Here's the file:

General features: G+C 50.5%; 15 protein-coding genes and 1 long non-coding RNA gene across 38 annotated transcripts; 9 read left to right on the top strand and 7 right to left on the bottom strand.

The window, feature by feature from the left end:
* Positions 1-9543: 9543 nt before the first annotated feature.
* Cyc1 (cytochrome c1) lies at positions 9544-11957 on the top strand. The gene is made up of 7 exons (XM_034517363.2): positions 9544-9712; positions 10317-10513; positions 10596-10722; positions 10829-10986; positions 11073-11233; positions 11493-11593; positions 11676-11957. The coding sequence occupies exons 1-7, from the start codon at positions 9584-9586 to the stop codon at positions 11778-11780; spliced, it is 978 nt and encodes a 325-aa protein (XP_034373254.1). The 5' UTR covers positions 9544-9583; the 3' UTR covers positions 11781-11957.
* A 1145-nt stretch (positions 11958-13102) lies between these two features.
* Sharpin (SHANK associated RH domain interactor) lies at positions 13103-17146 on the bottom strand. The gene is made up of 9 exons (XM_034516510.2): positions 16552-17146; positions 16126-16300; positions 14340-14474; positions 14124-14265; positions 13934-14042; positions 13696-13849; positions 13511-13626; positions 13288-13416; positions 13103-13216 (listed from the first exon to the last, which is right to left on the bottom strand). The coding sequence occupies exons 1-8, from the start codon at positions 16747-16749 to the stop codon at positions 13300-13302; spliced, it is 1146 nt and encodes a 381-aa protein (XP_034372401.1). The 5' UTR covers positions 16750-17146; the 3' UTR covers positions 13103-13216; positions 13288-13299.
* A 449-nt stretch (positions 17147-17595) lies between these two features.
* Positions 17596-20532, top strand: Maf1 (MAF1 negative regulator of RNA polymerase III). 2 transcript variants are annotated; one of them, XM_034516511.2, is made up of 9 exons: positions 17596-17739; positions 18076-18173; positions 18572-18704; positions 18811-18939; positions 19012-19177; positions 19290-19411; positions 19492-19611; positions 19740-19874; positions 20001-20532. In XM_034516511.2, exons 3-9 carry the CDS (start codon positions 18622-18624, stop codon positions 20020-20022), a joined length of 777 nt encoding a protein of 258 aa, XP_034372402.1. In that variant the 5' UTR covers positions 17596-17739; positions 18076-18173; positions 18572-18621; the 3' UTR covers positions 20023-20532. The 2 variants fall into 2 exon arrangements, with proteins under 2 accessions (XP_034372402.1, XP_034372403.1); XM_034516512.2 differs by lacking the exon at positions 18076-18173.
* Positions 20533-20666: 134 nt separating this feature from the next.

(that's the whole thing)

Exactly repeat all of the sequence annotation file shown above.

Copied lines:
General features: G+C 50.5%; 15 protein-coding genes and 1 long non-coding RNA gene across 38 annotated transcripts; 9 read left to right on the top strand and 7 right to left on the bottom strand.

The window, feature by feature from the left end:
* Positions 1-9543: 9543 nt before the first annotated feature.
* Cyc1 (cytochrome c1) lies at positions 9544-11957 on the top strand. The gene is made up of 7 exons (XM_034517363.2): positions 9544-9712; positions 10317-10513; positions 10596-10722; positions 10829-10986; positions 11073-11233; positions 11493-11593; positions 11676-11957. The coding sequence occupies exons 1-7, from the start codon at positions 9584-9586 to the stop codon at positions 11778-11780; spliced, it is 978 nt and encodes a 325-aa protein (XP_034373254.1). The 5' UTR covers positions 9544-9583; the 3' UTR covers positions 11781-11957.
* A 1145-nt stretch (positions 11958-13102) lies between these two features.
* Sharpin (SHANK associated RH domain interactor) lies at positions 13103-17146 on the bottom strand. The gene is made up of 9 exons (XM_034516510.2): positions 16552-17146; positions 16126-16300; positions 14340-14474; positions 14124-14265; positions 13934-14042; positions 13696-13849; positions 13511-13626; positions 13288-13416; positions 13103-13216 (listed from the first exon to the last, which is right to left on the bottom strand). The coding sequence occupies exons 1-8, from the start codon at positions 16747-16749 to the stop codon at positions 13300-13302; spliced, it is 1146 nt and encodes a 381-aa protein (XP_034372401.1). The 5' UTR covers positions 16750-17146; the 3' UTR covers positions 13103-13216; positions 13288-13299.
* A 449-nt stretch (positions 17147-17595) lies between these two features.
* Positions 17596-20532, top strand: Maf1 (MAF1 negative regulator of RNA polymerase III). 2 transcript variants are annotated; one of them, XM_034516511.2, is made up of 9 exons: positions 17596-17739; positions 18076-18173; positions 18572-18704; positions 18811-18939; positions 19012-19177; positions 19290-19411; positions 19492-19611; positions 19740-19874; positions 20001-20532. In XM_034516511.2, exons 3-9 carry the CDS (start codon positions 18622-18624, stop codon positions 20020-20022), a joined length of 777 nt encoding a protein of 258 aa, XP_034372402.1. In that variant the 5' UTR covers positions 17596-17739; positions 18076-18173; positions 18572-18621; the 3' UTR covers positions 20023-20532. The 2 variants fall into 2 exon arrangements, with proteins under 2 accessions (XP_034372402.1, XP_034372403.1); XM_034516512.2 differs by lacking the exon at positions 18076-18173.
* Positions 20533-20666: 134 nt separating this feature from the next.